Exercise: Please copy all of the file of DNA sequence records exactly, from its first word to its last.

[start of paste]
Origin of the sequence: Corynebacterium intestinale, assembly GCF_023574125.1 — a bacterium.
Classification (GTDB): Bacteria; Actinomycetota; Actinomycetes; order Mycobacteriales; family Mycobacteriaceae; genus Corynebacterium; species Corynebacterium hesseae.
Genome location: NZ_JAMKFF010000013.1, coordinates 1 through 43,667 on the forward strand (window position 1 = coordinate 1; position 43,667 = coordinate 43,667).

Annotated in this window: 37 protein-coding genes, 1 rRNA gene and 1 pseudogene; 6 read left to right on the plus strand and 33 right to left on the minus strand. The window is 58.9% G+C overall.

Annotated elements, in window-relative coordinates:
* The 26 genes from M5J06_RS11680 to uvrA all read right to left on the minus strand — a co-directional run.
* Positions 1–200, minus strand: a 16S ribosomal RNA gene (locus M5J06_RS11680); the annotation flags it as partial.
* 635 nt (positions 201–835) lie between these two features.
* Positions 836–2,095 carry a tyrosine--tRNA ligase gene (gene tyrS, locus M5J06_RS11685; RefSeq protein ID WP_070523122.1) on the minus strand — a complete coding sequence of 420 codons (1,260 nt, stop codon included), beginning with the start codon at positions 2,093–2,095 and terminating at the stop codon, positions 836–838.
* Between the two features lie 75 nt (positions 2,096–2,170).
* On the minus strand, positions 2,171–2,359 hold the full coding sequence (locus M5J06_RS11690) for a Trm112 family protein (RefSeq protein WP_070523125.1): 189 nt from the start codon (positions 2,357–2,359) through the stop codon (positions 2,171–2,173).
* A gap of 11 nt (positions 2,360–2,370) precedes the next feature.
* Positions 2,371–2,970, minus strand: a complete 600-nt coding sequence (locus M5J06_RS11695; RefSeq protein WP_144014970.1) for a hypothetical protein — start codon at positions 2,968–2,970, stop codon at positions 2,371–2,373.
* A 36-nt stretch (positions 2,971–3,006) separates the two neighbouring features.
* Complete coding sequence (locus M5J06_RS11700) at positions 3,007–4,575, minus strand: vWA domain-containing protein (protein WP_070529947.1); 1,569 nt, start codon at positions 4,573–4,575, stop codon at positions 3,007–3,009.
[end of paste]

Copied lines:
Origin of the sequence: Corynebacterium intestinale, assembly GCF_023574125.1 — a bacterium.
Classification (GTDB): Bacteria; Actinomycetota; Actinomycetes; order Mycobacteriales; family Mycobacteriaceae; genus Corynebacterium; species Corynebacterium hesseae.
Genome location: NZ_JAMKFF010000013.1, coordinates 1 through 43,667 on the forward strand (window position 1 = coordinate 1; position 43,667 = coordinate 43,667).

Annotated in this window: 37 protein-coding genes, 1 rRNA gene and 1 pseudogene; 6 read left to right on the plus strand and 33 right to left on the minus strand. The window is 58.9% G+C overall.

Annotated elements, in window-relative coordinates:
* The 26 genes from M5J06_RS11680 to uvrA all read right to left on the minus strand — a co-directional run.
* Positions 1–200, minus strand: a 16S ribosomal RNA gene (locus M5J06_RS11680); the annotation flags it as partial.
* 635 nt (positions 201–835) lie between these two features.
* Positions 836–2,095 carry a tyrosine--tRNA ligase gene (gene tyrS, locus M5J06_RS11685; RefSeq protein ID WP_070523122.1) on the minus strand — a complete coding sequence of 420 codons (1,260 nt, stop codon included), beginning with the start codon at positions 2,093–2,095 and terminating at the stop codon, positions 836–838.
* Between the two features lie 75 nt (positions 2,096–2,170).
* On the minus strand, positions 2,171–2,359 hold the full coding sequence (locus M5J06_RS11690) for a Trm112 family protein (RefSeq protein WP_070523125.1): 189 nt from the start codon (positions 2,357–2,359) through the stop codon (positions 2,171–2,173).
* A gap of 11 nt (positions 2,360–2,370) precedes the next feature.
* Positions 2,371–2,970, minus strand: a complete 600-nt coding sequence (locus M5J06_RS11695; RefSeq protein WP_144014970.1) for a hypothetical protein — start codon at positions 2,968–2,970, stop codon at positions 2,371–2,373.
* A 36-nt stretch (positions 2,971–3,006) separates the two neighbouring features.
* Complete coding sequence (locus M5J06_RS11700) at positions 3,007–4,575, minus strand: vWA domain-containing protein (protein WP_070529947.1); 1,569 nt, start codon at positions 4,573–4,575, stop codon at positions 3,007–3,009.